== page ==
9.8 points on 46% TS, plus 9.3 boards…and his team won in a sweep.
Don’t tell me that the pressure on Howard is what led the rest of his team to thrive, or that his defensive presence was so dominant nothing else mattered. Because of foul trouble, he was never even able to play 30 minutes in a game. Charlotte was able to completely take Howard out of the game…and were still overwhelmed by the talent that Orlando had.
Yes, that was last year, and this is this year, but there has been a pro-Howard argument for quite a while that says we should essentially take whatever are objective evidence about players’ impact says and give Howard the nod anyway. So when people use that line of reasoning now, it goes nowhere with me.
And when people say that not being sold on Howard over Rose this year is simply punishing Howard for a weak supporting cast, again I think to last year. When his team truly looked like a contender last, we saw what that supporting cast could do without him, and they were by no means weak.
Compare that to the Bulls of this year. If Rose played as bad in the first round this year as Howard did last year, do we think it’s anything like a given they could play as well as the Magic did last year? We move forward to this year, and now the Magic are weaker than last year with a weaker supporting cast, but do we really have good reason to assert that that cast is drastically inept when similar arguments were made before and proven so comically false?
In the end though, or through the regular season at least, I’ll side with Howard over Rose for MVP. Regulars know I’ve been fixated on Howard particularly since February. I’ve maintained that Howard needed keep up his domination to take over the top spot, and didn’t quite happen. Still, it’s hard to find any kind of metric other than team record than favors Rose over Howard. It’s one thing to point out that the edge Howard and a few others have isn’t as big as some claim, but still, Howard has the edge in PER, WS, and every variant of +/- I’m aware of.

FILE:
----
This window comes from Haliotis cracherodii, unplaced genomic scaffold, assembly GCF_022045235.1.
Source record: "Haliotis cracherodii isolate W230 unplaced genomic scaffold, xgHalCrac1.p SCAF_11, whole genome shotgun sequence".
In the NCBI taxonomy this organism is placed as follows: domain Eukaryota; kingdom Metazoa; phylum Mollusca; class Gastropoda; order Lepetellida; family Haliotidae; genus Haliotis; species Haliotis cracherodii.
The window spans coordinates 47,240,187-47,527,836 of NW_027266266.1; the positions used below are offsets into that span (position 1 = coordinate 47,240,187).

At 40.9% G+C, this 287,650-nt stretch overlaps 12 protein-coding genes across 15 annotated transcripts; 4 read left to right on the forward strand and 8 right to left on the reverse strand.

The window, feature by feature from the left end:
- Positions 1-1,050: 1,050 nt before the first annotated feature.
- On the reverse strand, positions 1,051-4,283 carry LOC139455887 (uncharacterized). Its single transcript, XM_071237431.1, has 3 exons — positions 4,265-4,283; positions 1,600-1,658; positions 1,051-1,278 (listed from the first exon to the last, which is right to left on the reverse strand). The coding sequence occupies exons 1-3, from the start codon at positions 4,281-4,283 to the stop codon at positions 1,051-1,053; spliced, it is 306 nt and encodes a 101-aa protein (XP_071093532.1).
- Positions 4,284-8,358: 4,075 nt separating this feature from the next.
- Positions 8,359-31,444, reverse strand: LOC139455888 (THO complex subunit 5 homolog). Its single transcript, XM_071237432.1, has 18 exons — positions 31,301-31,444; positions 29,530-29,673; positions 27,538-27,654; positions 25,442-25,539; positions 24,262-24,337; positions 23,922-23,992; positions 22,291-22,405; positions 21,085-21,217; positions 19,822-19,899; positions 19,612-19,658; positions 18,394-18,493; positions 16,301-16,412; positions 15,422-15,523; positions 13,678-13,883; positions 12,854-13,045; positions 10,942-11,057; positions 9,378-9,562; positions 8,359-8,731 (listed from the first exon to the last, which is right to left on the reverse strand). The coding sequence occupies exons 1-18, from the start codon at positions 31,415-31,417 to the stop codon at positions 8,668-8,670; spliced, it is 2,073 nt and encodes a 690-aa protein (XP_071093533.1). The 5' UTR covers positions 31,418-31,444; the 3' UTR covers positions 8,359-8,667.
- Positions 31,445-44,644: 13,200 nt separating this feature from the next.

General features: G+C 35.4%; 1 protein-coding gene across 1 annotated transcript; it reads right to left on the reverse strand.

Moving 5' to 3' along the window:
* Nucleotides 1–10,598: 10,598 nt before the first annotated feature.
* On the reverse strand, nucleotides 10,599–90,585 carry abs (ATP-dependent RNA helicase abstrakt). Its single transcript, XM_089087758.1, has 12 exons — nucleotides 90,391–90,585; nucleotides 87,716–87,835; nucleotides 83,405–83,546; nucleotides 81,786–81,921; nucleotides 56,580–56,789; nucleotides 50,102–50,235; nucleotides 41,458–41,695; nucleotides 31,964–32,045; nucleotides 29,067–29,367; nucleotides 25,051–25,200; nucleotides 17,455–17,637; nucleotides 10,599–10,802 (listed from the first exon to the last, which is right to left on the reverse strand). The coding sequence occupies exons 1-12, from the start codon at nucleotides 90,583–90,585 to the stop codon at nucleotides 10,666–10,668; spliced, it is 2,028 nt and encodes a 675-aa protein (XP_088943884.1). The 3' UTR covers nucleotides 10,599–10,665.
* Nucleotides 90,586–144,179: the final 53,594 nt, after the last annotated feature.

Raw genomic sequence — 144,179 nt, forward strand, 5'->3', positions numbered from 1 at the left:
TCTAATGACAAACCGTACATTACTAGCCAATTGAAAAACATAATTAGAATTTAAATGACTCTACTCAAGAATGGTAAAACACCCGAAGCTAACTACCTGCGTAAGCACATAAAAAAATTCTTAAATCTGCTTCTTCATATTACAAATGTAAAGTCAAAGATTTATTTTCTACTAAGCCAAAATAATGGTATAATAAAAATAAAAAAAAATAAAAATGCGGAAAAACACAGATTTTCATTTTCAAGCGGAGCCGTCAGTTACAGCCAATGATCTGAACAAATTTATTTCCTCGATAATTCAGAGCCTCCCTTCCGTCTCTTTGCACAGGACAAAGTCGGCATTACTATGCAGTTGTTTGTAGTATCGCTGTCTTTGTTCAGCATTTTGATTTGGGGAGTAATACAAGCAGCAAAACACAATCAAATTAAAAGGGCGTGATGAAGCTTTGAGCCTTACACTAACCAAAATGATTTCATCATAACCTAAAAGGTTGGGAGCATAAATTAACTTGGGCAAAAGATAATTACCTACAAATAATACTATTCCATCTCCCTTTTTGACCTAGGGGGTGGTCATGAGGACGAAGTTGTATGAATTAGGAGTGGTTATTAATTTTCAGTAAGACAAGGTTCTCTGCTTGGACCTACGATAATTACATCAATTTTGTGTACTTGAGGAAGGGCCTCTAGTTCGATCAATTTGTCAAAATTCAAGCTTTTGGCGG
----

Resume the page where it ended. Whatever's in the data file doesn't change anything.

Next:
What of the Bulls superior record? Well, do I have reason to believe that Howard’s +/- edge is a sham? Not really. I do think the Magic drop off worse without Howard than the Bulls do without Rose. Do I have reason to believe that Howard would have difficulty achieving the kind of team success that Rose did this year?
Not at all. He’s basically already done that in the past. Beyond that, in general, it’s easier to meld a team around a 20/10 great on defense big man than a score-first point guard. On my list of easiest to hardest to build around types of stars, such big man would always rank at the top, and such a guard would always rank near the bottom.
Tangent – Here’s a good place to give one more shout out to Tom Thibodeau and the remarkable job he’s done in Chicago. As it stands now, he would be my Man of the Year in the NBA – I don’t think anyone has helped a team as much as he has. This doesn’t stop me from siding with Rose as MVP, but it just makes me tread all the more cautiously when surrounded by people looking at the Bulls’ amazing performance and directly marching to the Rose campaign.
What of the turmoil on the Magic? How should we look at it if the Magic blew up the team from last year simply out of desperation to keep an as yet uncommitted Howard? Well, that’s tough. If we knew with certainty that Howard went in and said “Trade Lewis and Carter, or else trade me.”, then that would be damning and a legit thing to hold against Howard in an MVP race. I don’t feel comfortable saying I know anything along those lines.
In the end, treating the end of the regular season as a time for a gun-to-the-head decision, I still think Howard’s the better player, and I don’t have compelling enough reasons to pick Rose over him.
- Rose vs Howard and the Inescapability of Narrative (asubstituteforwar.com)
- We never have proof, but we do have evidence: On Howard vs James (asubstituteforwar.com)
- 2011 NBA POY Watch 4/11 (asubstituteforwar.com)